4. I think it has the potential to make such a difference not only for the sponsored child, but for that child’s entire community. If you can educate and feed a child and then potentially help them find work when they are old enough, you may make a leader out of them. Imagine living somewhere where many (even a majority?) are hungry, uneducated and unemployed. Yet you have managed to become fed, educated and employed. You could have a huge impact on those around you.

5. I did some research about which organization I wanted to use. I eventually chose Compassion because it is a program that focuses on developing the whole child-physically, mentally and spiritually. The kids learn about Jesus as well as regular school subjects. It’s not just a meal. It’s a health program and an education.

6.  I’m pretty sure it’s legit. More than one person has suggested to me that this could all be a scam and there’s some fat guy getting rich off poor suckers like me. Maybe so. To me, that’s not a reason (or a good excuse) not to try. But, I’m not a total idiot. Like I said, I did do my research and their reported administrative costs are comparatively low. In addition, I have read accounts of lots of different, unrelated people who have worked with Compassion or gone to visit their sponsored child. So, I’m comfortable with that aspect of it.

7. I prayed before hand that I would sponsor the child God wanted me to sponsor. Then, I let Compassion pick him for me. With Compassion, you can either pick who you want to sponsor, give them some basic criteria or just give them free rein to assign you whomever they want.

Now, I’ve said all that simply to explain how I came to be Deyvin’s sponsor. I’m not telling anyone else what their contribution to the world should be. I will, however, be so bold as to say that it should be something. I’m also not saying it to sound like I think I’m Mother Teresa here. I send one kid a miniscule amount of money every month and maybe a little extra for birthdays and Christmas. Trust me, I’m not impressed with myself.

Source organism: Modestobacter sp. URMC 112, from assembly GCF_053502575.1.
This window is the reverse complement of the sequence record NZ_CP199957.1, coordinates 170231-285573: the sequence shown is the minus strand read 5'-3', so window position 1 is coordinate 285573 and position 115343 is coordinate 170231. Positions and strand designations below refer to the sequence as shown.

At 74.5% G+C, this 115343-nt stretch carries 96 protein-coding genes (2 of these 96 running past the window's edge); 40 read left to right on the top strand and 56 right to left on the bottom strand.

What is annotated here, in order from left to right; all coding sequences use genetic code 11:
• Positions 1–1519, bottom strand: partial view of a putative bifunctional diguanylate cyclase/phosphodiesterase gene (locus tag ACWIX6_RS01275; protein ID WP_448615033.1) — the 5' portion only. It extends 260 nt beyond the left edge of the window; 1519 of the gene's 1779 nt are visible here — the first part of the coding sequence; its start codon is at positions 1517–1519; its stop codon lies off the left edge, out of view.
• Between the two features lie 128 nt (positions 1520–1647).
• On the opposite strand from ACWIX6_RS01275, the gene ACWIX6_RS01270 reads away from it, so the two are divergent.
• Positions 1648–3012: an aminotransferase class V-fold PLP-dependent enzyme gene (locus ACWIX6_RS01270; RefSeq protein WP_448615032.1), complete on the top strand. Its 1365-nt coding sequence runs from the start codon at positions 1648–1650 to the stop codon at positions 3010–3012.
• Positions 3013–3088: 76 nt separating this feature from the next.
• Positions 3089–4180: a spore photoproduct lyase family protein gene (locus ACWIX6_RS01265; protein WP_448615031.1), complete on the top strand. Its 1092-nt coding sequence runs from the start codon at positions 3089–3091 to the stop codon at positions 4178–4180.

““Be careful not to practice your righteousness in front of others to be seen by them. If you do, you will have no reward from your Father in heaven.

“So when you give to the needy, do not announce it with trumpets, as the hypocrites do in the synagogues and on the streets, to be honored by others. Truly I tell you, they have received their reward in full. But when you give to the needy, do not let your left hand know what your right hand is doing, so that your giving may be in secret. Then your Father, who sees what is done in secret, will reward you.”-Matthew 6:1-4

So, yeah. I wasn’t sure if I should even write this or not because of that verse. But, I know that I don’t talk about it to impress others. I just want people to hear my experience because they might want to do the same thing. That’s they way I became interested-through other people’s stories. Or, maybe it will help them think of something different. Also, I thought it would be a good topic to have a conversation about since people do wonder why it’s Day-Bean from Nicaragua and not Devin from Del City.

Let me know if you have a difference of opinion. I’m interested in what you think about this. Even if it’s different from what I think. Probably.

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One Response to “Day-Bean”

  1. Mom May 16, 2012 at 9:57 am #

    I’m very proud of you! I’m going to go cry now.